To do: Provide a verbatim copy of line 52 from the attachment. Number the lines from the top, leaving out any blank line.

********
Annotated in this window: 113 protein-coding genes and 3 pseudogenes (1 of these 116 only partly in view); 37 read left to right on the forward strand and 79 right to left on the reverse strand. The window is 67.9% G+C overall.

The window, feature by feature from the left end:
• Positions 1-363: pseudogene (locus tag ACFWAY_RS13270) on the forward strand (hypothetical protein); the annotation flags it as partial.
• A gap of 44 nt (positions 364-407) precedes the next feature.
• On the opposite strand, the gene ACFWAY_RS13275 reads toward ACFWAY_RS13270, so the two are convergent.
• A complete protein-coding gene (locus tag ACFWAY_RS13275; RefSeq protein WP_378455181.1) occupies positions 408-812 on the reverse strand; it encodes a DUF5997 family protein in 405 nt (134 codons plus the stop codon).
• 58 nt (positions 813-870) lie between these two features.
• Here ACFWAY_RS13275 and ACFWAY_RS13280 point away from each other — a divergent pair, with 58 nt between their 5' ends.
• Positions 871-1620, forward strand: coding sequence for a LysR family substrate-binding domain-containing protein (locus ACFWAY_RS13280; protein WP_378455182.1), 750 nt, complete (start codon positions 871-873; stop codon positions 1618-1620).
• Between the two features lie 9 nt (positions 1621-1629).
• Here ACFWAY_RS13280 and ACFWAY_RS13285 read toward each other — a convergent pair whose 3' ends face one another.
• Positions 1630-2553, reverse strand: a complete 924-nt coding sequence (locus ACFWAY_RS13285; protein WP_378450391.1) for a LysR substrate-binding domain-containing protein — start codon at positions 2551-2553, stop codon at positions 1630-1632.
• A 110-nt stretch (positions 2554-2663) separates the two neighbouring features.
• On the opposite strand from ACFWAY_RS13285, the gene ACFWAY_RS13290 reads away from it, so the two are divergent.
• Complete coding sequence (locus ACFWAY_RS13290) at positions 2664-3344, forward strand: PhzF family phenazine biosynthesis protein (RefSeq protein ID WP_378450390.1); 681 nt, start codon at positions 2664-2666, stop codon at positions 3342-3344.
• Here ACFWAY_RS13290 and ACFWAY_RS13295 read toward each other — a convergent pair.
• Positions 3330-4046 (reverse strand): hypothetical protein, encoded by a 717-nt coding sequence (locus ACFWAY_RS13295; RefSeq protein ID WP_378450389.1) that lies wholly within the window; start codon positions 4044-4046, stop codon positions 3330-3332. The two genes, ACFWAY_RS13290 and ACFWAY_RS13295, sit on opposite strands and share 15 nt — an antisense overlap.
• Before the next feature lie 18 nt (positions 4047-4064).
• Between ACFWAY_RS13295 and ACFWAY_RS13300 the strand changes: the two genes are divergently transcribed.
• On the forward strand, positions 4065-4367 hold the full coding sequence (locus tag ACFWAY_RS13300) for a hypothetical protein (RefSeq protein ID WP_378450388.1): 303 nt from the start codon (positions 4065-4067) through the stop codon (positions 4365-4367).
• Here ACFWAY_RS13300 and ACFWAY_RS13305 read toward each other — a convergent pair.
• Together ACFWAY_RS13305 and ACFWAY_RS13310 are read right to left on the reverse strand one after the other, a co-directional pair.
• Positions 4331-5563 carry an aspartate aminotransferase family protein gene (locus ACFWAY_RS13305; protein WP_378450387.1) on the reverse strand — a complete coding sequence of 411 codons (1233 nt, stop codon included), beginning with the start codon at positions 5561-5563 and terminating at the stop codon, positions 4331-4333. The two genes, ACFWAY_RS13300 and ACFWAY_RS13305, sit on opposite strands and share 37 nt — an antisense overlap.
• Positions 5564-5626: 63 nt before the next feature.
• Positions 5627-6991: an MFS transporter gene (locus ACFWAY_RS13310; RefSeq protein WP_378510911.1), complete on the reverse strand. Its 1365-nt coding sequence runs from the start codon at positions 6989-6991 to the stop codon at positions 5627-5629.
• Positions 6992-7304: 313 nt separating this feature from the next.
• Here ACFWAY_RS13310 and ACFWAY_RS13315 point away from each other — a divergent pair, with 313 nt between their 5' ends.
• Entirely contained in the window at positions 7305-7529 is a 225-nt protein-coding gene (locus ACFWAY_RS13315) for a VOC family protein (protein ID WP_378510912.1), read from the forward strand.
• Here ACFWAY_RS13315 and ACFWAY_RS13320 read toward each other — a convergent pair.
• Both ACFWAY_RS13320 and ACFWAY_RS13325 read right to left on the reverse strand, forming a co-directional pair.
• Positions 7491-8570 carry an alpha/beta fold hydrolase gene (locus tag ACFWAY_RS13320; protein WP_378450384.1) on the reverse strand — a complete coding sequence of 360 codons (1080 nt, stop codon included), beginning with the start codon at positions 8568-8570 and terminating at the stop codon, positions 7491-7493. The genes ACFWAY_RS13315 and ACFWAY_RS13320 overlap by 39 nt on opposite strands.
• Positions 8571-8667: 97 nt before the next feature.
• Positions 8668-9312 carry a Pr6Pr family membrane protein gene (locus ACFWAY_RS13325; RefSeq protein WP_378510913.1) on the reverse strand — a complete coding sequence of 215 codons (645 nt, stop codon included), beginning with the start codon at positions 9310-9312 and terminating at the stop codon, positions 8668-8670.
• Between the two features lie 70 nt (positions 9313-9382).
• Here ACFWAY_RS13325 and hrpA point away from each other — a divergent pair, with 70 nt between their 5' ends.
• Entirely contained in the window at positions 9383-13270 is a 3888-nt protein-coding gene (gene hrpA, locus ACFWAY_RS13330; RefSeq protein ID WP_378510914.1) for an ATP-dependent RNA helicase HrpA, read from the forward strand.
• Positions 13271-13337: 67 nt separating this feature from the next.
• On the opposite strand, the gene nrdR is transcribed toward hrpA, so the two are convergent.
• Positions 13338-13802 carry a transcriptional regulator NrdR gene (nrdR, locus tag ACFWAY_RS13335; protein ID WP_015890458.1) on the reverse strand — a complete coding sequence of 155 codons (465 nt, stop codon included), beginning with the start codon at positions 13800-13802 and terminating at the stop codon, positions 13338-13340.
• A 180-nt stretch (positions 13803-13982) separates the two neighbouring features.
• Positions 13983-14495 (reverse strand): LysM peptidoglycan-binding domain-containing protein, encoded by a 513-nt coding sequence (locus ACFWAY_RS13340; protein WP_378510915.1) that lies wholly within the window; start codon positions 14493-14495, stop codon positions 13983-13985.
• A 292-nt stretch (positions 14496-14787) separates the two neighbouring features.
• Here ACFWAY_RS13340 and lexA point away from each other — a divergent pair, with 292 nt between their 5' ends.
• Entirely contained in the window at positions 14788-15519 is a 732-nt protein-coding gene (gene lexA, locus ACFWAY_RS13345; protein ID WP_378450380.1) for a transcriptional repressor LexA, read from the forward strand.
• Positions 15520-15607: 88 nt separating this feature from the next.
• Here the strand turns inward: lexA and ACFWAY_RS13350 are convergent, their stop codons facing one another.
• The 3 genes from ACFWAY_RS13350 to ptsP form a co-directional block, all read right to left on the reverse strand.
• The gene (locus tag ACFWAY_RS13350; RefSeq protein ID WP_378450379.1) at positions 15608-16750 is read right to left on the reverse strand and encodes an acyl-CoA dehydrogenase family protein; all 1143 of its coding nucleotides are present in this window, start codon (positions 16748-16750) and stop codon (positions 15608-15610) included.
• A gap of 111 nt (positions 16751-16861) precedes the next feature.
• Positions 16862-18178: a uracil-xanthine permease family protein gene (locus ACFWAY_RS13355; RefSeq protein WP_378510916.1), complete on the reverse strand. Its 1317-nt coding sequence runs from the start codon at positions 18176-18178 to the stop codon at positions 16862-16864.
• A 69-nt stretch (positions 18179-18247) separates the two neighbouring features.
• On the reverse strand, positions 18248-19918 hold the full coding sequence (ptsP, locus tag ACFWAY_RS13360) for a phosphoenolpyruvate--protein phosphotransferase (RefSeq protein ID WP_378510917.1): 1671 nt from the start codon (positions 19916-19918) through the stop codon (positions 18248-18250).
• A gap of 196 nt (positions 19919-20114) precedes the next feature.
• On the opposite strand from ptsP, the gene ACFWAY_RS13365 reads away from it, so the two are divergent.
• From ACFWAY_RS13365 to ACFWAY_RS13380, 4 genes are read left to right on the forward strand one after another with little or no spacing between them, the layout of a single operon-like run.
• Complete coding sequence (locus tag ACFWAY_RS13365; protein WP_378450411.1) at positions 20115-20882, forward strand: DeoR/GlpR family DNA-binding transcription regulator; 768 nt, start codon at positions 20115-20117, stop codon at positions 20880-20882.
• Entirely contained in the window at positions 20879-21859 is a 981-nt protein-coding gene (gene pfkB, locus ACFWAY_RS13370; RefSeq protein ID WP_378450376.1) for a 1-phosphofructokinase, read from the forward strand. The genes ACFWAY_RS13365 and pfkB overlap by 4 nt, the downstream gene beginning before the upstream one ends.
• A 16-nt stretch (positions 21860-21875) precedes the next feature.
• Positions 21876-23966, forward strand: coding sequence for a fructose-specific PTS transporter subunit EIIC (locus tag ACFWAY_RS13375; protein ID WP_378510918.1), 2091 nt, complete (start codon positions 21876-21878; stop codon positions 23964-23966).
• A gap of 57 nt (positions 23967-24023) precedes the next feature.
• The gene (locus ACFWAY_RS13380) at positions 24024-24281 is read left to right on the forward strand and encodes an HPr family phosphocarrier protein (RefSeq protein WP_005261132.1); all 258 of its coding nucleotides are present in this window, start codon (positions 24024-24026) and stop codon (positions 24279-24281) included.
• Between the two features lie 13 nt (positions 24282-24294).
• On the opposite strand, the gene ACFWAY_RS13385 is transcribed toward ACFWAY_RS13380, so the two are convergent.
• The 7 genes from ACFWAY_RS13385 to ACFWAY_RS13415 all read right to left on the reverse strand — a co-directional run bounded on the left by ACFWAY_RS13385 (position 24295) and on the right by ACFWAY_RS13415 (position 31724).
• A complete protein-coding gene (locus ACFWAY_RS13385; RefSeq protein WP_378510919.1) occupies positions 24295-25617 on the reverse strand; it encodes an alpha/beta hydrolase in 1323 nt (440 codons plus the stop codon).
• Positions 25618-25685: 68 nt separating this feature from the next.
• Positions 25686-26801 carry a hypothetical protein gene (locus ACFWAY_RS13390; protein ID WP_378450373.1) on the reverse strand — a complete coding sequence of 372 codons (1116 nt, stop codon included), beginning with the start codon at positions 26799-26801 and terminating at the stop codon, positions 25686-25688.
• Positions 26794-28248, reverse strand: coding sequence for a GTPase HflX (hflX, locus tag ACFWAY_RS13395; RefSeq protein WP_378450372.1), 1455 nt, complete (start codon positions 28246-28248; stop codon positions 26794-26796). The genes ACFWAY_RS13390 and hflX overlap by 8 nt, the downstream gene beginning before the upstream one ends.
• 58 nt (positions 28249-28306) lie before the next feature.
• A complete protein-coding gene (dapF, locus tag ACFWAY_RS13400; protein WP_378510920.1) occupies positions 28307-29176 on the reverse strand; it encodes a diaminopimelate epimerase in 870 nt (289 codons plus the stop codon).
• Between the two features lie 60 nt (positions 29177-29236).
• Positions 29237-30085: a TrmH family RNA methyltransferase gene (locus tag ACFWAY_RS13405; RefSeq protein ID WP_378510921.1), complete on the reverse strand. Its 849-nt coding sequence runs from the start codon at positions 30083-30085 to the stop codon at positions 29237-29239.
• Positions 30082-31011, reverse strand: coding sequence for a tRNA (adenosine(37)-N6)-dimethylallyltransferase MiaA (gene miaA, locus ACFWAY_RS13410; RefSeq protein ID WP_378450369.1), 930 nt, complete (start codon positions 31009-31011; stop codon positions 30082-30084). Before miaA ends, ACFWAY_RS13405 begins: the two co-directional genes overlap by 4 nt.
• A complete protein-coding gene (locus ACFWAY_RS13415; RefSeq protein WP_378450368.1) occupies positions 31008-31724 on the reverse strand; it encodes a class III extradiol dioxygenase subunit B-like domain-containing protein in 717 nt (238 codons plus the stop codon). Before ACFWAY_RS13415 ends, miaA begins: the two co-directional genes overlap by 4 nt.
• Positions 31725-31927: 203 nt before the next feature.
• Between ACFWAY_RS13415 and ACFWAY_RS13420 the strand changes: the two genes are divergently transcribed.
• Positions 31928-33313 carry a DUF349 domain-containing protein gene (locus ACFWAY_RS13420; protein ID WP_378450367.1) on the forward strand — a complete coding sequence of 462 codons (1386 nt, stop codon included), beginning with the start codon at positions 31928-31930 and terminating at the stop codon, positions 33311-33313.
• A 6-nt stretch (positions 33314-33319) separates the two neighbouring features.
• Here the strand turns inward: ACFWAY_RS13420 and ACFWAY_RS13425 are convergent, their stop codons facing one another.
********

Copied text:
• On the reverse strand, positions 18248-19918 hold the full coding sequence (ptsP, locus tag ACFWAY_RS13360) for a phosphoenolpyruvate--protein phosphotransferase (RefSeq protein ID WP_378510917.1): 1671 nt from the start codon (positions 19916-19918) through the stop codon (positions 18248-18250).